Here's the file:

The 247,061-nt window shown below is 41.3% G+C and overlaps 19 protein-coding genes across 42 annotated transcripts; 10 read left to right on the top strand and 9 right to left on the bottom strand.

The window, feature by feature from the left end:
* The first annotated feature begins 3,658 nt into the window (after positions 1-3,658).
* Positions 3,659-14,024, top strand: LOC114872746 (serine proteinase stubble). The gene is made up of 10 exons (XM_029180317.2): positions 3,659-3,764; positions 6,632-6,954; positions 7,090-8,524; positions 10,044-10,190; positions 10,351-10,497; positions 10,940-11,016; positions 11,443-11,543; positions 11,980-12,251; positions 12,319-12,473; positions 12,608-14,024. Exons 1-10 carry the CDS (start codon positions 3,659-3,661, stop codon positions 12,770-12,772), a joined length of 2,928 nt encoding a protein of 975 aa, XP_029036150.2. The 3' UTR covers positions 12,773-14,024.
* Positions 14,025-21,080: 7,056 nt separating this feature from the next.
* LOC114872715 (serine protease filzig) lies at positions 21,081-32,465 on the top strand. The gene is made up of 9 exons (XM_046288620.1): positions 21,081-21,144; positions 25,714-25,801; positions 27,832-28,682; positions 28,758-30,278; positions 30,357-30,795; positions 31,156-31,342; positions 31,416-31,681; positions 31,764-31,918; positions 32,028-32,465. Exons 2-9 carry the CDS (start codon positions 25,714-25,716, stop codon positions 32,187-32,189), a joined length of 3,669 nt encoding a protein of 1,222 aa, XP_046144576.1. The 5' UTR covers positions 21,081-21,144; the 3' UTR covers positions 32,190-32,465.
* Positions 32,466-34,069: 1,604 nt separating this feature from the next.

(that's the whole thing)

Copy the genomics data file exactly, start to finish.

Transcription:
The 247,061-nt window shown below is 41.3% G+C and overlaps 19 protein-coding genes across 42 annotated transcripts; 10 read left to right on the top strand and 9 right to left on the bottom strand.

The window, feature by feature from the left end:
* The first annotated feature begins 3,658 nt into the window (after positions 1-3,658).
* Positions 3,659-14,024, top strand: LOC114872746 (serine proteinase stubble). The gene is made up of 10 exons (XM_029180317.2): positions 3,659-3,764; positions 6,632-6,954; positions 7,090-8,524; positions 10,044-10,190; positions 10,351-10,497; positions 10,940-11,016; positions 11,443-11,543; positions 11,980-12,251; positions 12,319-12,473; positions 12,608-14,024. Exons 1-10 carry the CDS (start codon positions 3,659-3,661, stop codon positions 12,770-12,772), a joined length of 2,928 nt encoding a protein of 975 aa, XP_029036150.2. The 3' UTR covers positions 12,773-14,024.
* Positions 14,025-21,080: 7,056 nt separating this feature from the next.
* LOC114872715 (serine protease filzig) lies at positions 21,081-32,465 on the top strand. The gene is made up of 9 exons (XM_046288620.1): positions 21,081-21,144; positions 25,714-25,801; positions 27,832-28,682; positions 28,758-30,278; positions 30,357-30,795; positions 31,156-31,342; positions 31,416-31,681; positions 31,764-31,918; positions 32,028-32,465. Exons 2-9 carry the CDS (start codon positions 25,714-25,716, stop codon positions 32,187-32,189), a joined length of 3,669 nt encoding a protein of 1,222 aa, XP_046144576.1. The 5' UTR covers positions 21,081-21,144; the 3' UTR covers positions 32,190-32,465.
* Positions 32,466-34,069: 1,604 nt separating this feature from the next.